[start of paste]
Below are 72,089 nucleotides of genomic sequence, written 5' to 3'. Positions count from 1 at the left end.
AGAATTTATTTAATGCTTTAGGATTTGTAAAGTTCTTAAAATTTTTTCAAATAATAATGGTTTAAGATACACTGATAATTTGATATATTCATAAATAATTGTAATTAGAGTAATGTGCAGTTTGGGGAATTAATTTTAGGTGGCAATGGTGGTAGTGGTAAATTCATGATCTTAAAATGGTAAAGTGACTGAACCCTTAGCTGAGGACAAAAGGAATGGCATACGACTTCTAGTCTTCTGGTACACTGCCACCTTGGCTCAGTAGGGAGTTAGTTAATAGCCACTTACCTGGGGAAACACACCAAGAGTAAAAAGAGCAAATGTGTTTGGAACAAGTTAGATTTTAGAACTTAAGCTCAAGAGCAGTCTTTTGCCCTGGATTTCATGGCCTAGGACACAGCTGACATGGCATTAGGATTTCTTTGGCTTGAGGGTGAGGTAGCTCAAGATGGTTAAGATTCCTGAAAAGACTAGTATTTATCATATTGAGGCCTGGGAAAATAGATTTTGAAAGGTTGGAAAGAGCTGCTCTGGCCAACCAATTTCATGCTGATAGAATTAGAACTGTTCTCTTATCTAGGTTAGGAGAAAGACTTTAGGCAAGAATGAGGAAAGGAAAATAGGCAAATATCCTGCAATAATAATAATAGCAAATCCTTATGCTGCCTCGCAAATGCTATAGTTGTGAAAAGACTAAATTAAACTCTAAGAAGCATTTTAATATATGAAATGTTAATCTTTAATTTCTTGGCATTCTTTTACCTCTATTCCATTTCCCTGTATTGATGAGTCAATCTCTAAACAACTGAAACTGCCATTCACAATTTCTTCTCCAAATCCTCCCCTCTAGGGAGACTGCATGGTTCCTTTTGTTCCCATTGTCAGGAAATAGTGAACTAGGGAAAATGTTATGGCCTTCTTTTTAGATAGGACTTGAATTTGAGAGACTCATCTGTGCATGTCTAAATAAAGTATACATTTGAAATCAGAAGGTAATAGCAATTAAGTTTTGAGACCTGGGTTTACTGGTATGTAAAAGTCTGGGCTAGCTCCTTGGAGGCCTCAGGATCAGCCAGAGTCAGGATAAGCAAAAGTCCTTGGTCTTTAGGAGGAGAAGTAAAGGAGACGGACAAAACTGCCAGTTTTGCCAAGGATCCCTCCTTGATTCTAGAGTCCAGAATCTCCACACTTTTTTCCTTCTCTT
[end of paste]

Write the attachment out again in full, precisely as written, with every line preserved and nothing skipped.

Below are 72,089 nucleotides of genomic sequence, written 5' to 3'. Positions count from 1 at the left end.
AGAATTTATTTAATGCTTTAGGATTTGTAAAGTTCTTAAAATTTTTTCAAATAATAATGGTTTAAGATACACTGATAATTTGATATATTCATAAATAATTGTAATTAGAGTAATGTGCAGTTTGGGGAATTAATTTTAGGTGGCAATGGTGGTAGTGGTAAATTCATGATCTTAAAATGGTAAAGTGACTGAACCCTTAGCTGAGGACAAAAGGAATGGCATACGACTTCTAGTCTTCTGGTACACTGCCACCTTGGCTCAGTAGGGAGTTAGTTAATAGCCACTTACCTGGGGAAACACACCAAGAGTAAAAAGAGCAAATGTGTTTGGAACAAGTTAGATTTTAGAACTTAAGCTCAAGAGCAGTCTTTTGCCCTGGATTTCATGGCCTAGGACACAGCTGACATGGCATTAGGATTTCTTTGGCTTGAGGGTGAGGTAGCTCAAGATGGTTAAGATTCCTGAAAAGACTAGTATTTATCATATTGAGGCCTGGGAAAATAGATTTTGAAAGGTTGGAAAGAGCTGCTCTGGCCAACCAATTTCATGCTGATAGAATTAGAACTGTTCTCTTATCTAGGTTAGGAGAAAGACTTTAGGCAAGAATGAGGAAAGGAAAATAGGCAAATATCCTGCAATAATAATAATAGCAAATCCTTATGCTGCCTCGCAAATGCTATAGTTGTGAAAAGACTAAATTAAACTCTAAGAAGCATTTTAATATATGAAATGTTAATCTTTAATTTCTTGGCATTCTTTTACCTCTATTCCATTTCCCTGTATTGATGAGTCAATCTCTAAACAACTGAAACTGCCATTCACAATTTCTTCTCCAAATCCTCCCCTCTAGGGAGACTGCATGGTTCCTTTTGTTCCCATTGTCAGGAAATAGTGAACTAGGGAAAATGTTATGGCCTTCTTTTTAGATAGGACTTGAATTTGAGAGACTCATCTGTGCATGTCTAAATAAAGTATACATTTGAAATCAGAAGGTAATAGCAATTAAGTTTTGAGACCTGGGTTTACTGGTATGTAAAAGTCTGGGCTAGCTCCTTGGAGGCCTCAGGATCAGCCAGAGTCAGGATAAGCAAAAGTCCTTGGTCTTTAGGAGGAGAAGTAAAGGAGACGGACAAAACTGCCAGTTTTGCCAAGGATCCCTCCTTGATTCTAGAGTCCAGAATCTCCACACTTTTTTCCTTCTCTT